Aim: Diabetes constitutes a major public health problem and is a leading cause of morbidity and mortality. The purpose of this study was to explore the barriers to diabetes control of middle-aged Syrian women with type 2 diabetes.
Methods: A qualitative approach was adopted using conventional content analysis of semi-structured interviews carried out with 12 women with type 2 diabetes in the diabetic center in Lattakia (Syria) between March 2010 and December 2010. The participants were recruited by the purposeful sampling method.
Results: Three main themes emerged from the data analysis: (i) a poor patient–healthcare provider relationship; (ii) inadequate education; (iii) and psychosocial problems. The first theme had two subthemes: (i) relationship with doctors; and (ii) relationship with nurses. The second theme was without subthemes. The third theme consisted of six subthemes: (i) work and family responsibilities; (ii) motherhood role; (iii) lack of social support; (iv) anxiety; (v) depression; and (vi) low self-efficacy.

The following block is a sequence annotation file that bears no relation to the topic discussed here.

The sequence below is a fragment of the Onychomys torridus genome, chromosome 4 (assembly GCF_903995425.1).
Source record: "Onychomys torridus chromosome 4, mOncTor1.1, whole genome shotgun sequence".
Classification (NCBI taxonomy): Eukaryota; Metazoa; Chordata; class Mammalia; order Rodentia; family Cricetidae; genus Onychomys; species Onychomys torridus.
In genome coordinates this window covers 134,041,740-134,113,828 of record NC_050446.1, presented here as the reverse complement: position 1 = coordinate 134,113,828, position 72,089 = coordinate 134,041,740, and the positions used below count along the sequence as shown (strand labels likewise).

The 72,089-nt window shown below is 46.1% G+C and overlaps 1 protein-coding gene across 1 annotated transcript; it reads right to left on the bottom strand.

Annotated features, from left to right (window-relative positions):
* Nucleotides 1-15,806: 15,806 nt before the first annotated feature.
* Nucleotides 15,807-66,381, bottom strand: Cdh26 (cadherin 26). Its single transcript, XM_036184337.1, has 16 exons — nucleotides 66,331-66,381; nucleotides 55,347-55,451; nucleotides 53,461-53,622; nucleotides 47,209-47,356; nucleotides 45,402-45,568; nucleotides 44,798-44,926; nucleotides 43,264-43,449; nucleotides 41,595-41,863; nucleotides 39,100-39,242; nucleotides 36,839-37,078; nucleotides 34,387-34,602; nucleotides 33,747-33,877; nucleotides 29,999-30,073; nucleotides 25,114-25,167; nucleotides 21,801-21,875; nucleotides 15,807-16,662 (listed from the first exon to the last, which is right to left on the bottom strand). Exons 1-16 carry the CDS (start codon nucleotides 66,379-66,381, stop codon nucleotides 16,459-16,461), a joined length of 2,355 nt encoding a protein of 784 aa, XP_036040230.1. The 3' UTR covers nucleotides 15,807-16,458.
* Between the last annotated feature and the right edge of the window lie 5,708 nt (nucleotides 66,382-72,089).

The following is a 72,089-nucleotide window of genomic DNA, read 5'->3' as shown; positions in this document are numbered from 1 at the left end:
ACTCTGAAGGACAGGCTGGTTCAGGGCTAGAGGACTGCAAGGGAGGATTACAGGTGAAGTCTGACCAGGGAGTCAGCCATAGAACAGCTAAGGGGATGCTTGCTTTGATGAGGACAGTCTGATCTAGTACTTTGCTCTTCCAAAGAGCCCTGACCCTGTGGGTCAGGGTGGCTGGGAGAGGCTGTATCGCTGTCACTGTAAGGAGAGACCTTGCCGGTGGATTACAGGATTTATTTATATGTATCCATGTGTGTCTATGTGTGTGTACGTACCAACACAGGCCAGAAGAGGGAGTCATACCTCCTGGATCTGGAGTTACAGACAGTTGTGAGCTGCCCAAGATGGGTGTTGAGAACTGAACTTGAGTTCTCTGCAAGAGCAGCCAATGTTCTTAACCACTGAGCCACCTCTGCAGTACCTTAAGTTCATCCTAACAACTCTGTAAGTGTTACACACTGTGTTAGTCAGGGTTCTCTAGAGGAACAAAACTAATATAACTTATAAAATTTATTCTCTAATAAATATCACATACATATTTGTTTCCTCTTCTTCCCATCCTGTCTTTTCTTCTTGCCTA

Conclusion: The findings support that effective relationships can be enhanced through active listening and by opening a free channel for the flow of ideas and information between patients and healthcare providers. Additionally, providers have an important role to play in learning to identify and manage the psychosocial problems that arise in living with diabetes, so that their patients can be supported in overcoming barriers to managing their diabetes more effectively.